When analyzing bleedings according to the amount of heparin, it was noted that administration of 5000 IU at 3 hours vs 6 hours provoked 17% vs 7% of bleedings (relative risk [RR], 2.3; odds ratio [OR], 2.57; P=.65). The administration of 10,000 IU at 3 hours vs 6 hours had similar results in bleedings (18% vs 18%; RR, 1; OR, 1.00; P=NS).

CONCLUSION: Preliminary data of this pilot study did not show significant statistical differences between bleedings after 3 hours vs 6 hours of radial compression. There was a trend for more bleedings in the 3-hour compression group when 5000 IU were used that was not persistent when using 10,000 IU, but another study design with a larger sample size should be needed for obtaining significant statistical power.


AIM 2016-3: Radial Access: 13 Years Experience Treating Acute Myocardial Infarction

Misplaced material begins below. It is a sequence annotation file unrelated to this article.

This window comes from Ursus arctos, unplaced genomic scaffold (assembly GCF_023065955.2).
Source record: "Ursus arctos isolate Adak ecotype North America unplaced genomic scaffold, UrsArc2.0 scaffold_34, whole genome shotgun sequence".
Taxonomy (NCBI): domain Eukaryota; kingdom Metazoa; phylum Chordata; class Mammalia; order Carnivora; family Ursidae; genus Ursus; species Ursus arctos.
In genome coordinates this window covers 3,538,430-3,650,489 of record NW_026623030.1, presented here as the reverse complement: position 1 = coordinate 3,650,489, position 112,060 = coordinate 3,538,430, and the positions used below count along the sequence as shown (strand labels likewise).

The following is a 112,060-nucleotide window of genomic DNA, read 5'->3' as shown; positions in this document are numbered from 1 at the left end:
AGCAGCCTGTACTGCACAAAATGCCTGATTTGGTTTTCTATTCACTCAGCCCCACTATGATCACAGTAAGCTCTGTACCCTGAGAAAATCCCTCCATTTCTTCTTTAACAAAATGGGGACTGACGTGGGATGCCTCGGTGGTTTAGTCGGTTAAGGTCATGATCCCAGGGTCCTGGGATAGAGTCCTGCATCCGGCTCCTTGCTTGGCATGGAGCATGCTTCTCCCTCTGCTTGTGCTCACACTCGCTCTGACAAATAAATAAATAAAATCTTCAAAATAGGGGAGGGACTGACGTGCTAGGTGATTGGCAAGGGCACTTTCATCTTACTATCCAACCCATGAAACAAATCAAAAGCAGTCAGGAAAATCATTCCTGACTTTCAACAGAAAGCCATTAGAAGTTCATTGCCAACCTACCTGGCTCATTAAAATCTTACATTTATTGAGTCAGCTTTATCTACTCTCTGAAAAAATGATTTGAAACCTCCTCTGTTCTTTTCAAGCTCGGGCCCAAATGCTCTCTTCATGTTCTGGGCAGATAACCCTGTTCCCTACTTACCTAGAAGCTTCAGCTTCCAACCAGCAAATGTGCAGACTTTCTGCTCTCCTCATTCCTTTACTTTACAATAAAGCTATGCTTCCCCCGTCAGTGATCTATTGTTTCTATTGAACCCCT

Alonso S, Vázquez P, Abreu R, Batista I, Mayol J, Vignolo G, Dieste M, Dieste T

Centro Cardiológico Americano, Sanatorio Americano, Montevideo, Uruguay

PURPOSE: To show the radial approach efficacy in treating acute myocardial infarction. 

METHODS: This is a retrospective, single-center study from January 2003 to August 2016 with a total number of 24,721 diagnostic coronary angiographies, of which 11,187 (45%) were percutaneous transluminal coronary angioplasty (PTCA). A total of 420 patients had previous PTCA and 146 had previous bypass surgery. Efficacy of the procedure was determined when the complete treatment started and ended by means of radial approach, not needing any other alternative access.